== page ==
Chicago corn 378-6 up 2-6.From Reuters, Oct. 27:
Who wants my corn? US farmers grapple with another super crop
U.s, grain warehouses are filling up so fast with a bumper harvest that they are storing soybeans and corn out in the open despite the risk of damage and even refusing crops from farmers without binding contracts.
The scramble shows that even in the third year of a global supply glut the exceptional yields and weaker than expected U.S. exports still wrong footed some farmers, storage operators and traders, meaning the outlook for farm incomes and prices might get even bleaker than now painted by official forecasts.
Growers, still hoping to wait out the downswing, want to store as much of their crops as possible, but warehouses are rejecting spot deliveries because of a lack of space, in some cases for longer than farmers can remember.
"We're out of storage," said Richard Guse, a Minnesota farmer who also co-owns a grain elevator. "Our next best option is to find a place to sell it, so you get that harvest pressure."
Minnesota, Iowa and Nebraska, which account for a third of U.S. corn and a quarter of soybean output, have produced record yields thanks to near-perfect conditions after some bad weather early in the growing season suggested yields could drop.
As a result, farmers in Southwestern Minnesota, for example, are getting paid about 15 cents less per bushel for their corn and soybeans than they would if there was enough space, estimates Ed Usset, grain marketing economist for the Center for Farm Financial Management at the University of Minnesota.
That means an even deeper dent in farm incomes given the cash price for corn in the area is about $3.25 a bushel, already well below the estimated $4 production cost, Usset said.
The squeeze caused by storage bottlenecks comes against a backdrop of South American farmers planting massive crops this fall, adding to record global soy inventories and near-record corn stocks. With the strong dollar weighing on U.S. exports and crop prices already down 50 percent from their 2012 peaks, farm incomes are under pressure, already expected to drop 36 percent this year, according to the U.S. Agriculture Department.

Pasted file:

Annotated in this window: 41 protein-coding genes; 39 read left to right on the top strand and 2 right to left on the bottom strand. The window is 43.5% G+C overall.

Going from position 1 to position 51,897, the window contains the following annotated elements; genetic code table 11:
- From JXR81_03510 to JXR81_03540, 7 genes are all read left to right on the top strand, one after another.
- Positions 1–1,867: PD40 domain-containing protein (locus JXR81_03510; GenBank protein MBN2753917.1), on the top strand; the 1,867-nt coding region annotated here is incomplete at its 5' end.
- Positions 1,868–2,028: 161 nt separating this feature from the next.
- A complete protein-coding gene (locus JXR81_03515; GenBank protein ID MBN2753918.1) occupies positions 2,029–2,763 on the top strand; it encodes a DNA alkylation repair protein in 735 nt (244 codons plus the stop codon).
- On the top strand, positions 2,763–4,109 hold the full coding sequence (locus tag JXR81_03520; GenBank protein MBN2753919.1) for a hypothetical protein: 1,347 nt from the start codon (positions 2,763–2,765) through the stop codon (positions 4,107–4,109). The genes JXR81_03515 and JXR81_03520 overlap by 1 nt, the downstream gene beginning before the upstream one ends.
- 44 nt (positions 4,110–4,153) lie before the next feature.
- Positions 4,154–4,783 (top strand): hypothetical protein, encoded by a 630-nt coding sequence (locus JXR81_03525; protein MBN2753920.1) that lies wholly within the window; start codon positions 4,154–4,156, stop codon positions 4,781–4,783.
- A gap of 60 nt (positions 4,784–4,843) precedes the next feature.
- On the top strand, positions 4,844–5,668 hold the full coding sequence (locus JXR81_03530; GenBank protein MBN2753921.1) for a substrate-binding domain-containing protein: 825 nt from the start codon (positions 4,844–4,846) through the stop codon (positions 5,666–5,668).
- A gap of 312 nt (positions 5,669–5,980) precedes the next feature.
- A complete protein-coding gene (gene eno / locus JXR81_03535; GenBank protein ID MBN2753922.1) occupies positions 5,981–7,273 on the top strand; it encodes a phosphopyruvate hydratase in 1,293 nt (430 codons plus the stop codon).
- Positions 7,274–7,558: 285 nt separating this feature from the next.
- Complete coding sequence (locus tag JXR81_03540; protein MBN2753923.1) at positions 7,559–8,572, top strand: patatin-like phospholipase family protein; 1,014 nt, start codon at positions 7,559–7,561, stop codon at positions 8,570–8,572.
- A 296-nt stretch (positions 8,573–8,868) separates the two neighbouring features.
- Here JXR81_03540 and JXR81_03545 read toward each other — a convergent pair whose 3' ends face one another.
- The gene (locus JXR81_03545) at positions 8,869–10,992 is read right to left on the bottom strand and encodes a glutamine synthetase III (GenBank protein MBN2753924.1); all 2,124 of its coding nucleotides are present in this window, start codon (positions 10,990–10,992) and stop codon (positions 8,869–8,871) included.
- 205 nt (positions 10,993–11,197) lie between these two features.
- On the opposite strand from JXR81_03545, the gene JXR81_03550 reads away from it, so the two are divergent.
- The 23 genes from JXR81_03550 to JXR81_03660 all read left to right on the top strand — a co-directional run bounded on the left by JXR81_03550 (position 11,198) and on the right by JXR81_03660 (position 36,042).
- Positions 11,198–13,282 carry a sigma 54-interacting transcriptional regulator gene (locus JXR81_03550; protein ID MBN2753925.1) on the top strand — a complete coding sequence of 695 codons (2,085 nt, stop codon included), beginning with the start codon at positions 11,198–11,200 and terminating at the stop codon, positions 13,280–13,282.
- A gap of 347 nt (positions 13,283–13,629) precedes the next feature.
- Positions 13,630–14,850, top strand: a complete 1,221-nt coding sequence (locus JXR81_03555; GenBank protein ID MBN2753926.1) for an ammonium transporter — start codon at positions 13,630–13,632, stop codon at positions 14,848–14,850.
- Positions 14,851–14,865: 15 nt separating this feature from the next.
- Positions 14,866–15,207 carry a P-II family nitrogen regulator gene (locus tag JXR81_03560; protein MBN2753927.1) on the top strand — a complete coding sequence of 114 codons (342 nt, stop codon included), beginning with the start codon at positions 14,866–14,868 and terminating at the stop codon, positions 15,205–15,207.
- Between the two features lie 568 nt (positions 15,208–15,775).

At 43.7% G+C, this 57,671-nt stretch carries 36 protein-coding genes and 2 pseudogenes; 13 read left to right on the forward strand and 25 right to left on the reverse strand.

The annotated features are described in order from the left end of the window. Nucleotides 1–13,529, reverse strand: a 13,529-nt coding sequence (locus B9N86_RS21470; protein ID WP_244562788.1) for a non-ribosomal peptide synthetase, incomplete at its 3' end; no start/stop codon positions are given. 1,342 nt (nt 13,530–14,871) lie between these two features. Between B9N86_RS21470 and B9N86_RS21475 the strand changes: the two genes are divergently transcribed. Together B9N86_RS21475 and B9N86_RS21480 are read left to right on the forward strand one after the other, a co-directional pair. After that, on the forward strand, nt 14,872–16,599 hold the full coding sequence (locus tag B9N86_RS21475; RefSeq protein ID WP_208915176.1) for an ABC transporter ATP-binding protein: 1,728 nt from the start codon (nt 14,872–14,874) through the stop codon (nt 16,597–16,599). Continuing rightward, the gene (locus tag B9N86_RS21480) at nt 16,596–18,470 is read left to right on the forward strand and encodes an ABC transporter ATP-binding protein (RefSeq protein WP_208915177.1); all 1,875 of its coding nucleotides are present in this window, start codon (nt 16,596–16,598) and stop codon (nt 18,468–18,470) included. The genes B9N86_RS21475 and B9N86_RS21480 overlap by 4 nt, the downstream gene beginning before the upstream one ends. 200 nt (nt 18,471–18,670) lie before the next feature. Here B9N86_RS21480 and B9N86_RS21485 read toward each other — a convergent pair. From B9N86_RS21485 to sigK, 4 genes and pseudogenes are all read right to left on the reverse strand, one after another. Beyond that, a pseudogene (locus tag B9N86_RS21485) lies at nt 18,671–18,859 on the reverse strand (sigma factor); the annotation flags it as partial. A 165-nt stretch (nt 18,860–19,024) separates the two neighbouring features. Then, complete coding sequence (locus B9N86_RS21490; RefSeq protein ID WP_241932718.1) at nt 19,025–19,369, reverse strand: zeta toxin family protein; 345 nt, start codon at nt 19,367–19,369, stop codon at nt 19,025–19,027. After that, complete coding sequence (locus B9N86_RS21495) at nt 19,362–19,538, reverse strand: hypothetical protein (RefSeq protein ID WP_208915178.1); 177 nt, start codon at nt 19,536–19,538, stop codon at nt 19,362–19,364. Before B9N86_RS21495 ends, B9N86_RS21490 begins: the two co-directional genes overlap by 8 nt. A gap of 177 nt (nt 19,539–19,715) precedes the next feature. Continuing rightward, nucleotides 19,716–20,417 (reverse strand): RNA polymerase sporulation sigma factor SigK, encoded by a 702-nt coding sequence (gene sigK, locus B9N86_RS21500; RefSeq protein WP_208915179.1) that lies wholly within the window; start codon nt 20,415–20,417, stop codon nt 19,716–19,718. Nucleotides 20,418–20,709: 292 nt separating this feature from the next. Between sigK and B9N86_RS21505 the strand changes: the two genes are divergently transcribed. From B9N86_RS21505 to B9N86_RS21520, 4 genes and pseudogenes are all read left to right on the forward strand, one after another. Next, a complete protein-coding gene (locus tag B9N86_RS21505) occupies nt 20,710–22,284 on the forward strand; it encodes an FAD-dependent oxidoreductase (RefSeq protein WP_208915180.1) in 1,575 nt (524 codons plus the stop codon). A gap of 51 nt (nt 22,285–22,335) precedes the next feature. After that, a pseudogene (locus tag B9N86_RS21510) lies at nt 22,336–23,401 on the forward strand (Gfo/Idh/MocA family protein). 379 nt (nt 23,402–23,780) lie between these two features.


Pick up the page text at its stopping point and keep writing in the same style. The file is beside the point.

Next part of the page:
Poor returns could prompt farmers to idle some of their less-productive farmland next spring or devote more to crops that are cheaper to sow like sorghum. They may also cut back on fertilizer or premium seeds, which could drag down yields.
LOST MARGINSIn August 2014 the story was "'Too Much Corn With Nowhere to Go as U.S. Sees Record Crop' (Buy storage)" while in 2011 it was "Farmers Betting on Corn Storage (and how not to sell a silo)".
For now, they are struggling to make space for record harvests or trying to sell it, even if it means taking a further hit....MORE
And in 2009: "Commodities: 'Harvest sure to overwhelm already full elevators'" wherein, being the helpful folks we are we included "Here are some handy hints for temporary storage from Corn and Soybean Digest:".
The U.S. has had great weather for the last 25 or so years.
You have to go back around 800 years to find a comparable stretch.
The futures appear to be forming a high-fructose fat bottom: